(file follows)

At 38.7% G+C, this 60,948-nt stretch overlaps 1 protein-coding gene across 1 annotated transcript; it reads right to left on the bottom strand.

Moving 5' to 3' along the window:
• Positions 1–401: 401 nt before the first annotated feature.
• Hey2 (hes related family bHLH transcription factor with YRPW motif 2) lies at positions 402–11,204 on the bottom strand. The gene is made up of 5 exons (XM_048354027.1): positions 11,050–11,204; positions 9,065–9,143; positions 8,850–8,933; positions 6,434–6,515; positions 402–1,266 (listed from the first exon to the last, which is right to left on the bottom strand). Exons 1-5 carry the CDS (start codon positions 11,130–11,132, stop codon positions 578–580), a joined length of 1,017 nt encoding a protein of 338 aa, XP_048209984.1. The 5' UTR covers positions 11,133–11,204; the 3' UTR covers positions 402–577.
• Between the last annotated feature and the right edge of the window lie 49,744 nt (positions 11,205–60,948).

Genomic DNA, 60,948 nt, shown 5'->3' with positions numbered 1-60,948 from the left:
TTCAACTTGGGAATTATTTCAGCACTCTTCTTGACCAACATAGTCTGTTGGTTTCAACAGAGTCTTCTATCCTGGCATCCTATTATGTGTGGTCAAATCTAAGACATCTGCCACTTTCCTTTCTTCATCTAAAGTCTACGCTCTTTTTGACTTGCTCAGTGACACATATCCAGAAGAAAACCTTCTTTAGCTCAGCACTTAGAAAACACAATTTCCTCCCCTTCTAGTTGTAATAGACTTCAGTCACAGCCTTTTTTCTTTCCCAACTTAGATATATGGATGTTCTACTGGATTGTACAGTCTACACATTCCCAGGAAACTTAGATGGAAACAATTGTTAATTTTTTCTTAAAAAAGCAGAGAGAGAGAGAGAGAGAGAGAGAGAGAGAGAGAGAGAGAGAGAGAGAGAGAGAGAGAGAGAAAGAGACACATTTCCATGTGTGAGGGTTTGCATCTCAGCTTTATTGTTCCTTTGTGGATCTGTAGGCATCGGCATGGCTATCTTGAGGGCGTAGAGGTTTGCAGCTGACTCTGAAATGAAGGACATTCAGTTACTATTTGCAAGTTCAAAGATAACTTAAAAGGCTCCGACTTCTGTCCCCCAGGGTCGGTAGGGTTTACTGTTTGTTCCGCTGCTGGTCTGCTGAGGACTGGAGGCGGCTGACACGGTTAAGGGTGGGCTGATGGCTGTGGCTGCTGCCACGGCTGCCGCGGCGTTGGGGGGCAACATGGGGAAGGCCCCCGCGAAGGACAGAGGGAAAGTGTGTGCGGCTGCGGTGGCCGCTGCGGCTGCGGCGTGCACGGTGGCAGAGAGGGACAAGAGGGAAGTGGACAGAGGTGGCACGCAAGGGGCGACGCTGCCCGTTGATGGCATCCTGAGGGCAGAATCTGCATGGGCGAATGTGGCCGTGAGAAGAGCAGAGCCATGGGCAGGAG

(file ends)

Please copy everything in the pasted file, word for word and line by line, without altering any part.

At 38.7% G+C, this 60,948-nt stretch overlaps 1 protein-coding gene across 1 annotated transcript; it reads right to left on the bottom strand.

Moving 5' to 3' along the window:
• Positions 1–401: 401 nt before the first annotated feature.
• Hey2 (hes related family bHLH transcription factor with YRPW motif 2) lies at positions 402–11,204 on the bottom strand. The gene is made up of 5 exons (XM_048354027.1): positions 11,050–11,204; positions 9,065–9,143; positions 8,850–8,933; positions 6,434–6,515; positions 402–1,266 (listed from the first exon to the last, which is right to left on the bottom strand). Exons 1-5 carry the CDS (start codon positions 11,130–11,132, stop codon positions 578–580), a joined length of 1,017 nt encoding a protein of 338 aa, XP_048209984.1. The 5' UTR covers positions 11,133–11,204; the 3' UTR covers positions 402–577.
• Between the last annotated feature and the right edge of the window lie 49,744 nt (positions 11,205–60,948).

Genomic DNA, 60,948 nt, shown 5'->3' with positions numbered 1-60,948 from the left:
TTCAACTTGGGAATTATTTCAGCACTCTTCTTGACCAACATAGTCTGTTGGTTTCAACAGAGTCTTCTATCCTGGCATCCTATTATGTGTGGTCAAATCTAAGACATCTGCCACTTTCCTTTCTTCATCTAAAGTCTACGCTCTTTTTGACTTGCTCAGTGACACATATCCAGAAGAAAACCTTCTTTAGCTCAGCACTTAGAAAACACAATTTCCTCCCCTTCTAGTTGTAATAGACTTCAGTCACAGCCTTTTTTCTTTCCCAACTTAGATATATGGATGTTCTACTGGATTGTACAGTCTACACATTCCCAGGAAACTTAGATGGAAACAATTGTTAATTTTTTCTTAAAAAAGCAGAGAGAGAGAGAGAGAGAGAGAGAGAGAGAGAGAGAGAGAGAGAGAGAGAGAGAGAGAGAGAAAGAGACACATTTCCATGTGTGAGGGTTTGCATCTCAGCTTTATTGTTCCTTTGTGGATCTGTAGGCATCGGCATGGCTATCTTGAGGGCGTAGAGGTTTGCAGCTGACTCTGAAATGAAGGACATTCAGTTACTATTTGCAAGTTCAAAGATAACTTAAAAGGCTCCGACTTCTGTCCCCCAGGGTCGGTAGGGTTTACTGTTTGTTCCGCTGCTGGTCTGCTGAGGACTGGAGGCGGCTGACACGGTTAAGGGTGGGCTGATGGCTGTGGCTGCTGCCACGGCTGCCGCGGCGTTGGGGGGCAACATGGGGAAGGCCCCCGCGAAGGACAGAGGGAAAGTGTGTGCGGCTGCGGTGGCCGCTGCGGCTGCGGCGTGCACGGTGGCAGAGAGGGACAAGAGGGAAGTGGACAGAGGTGGCACGCAAGGGGCGACGCTGCCCGTTGATGGCATCCTGAGGGCAGAATCTGCATGGGCGAATGTGGCCGTGAGAAGAGCAGAGCCATGGGCAGGAG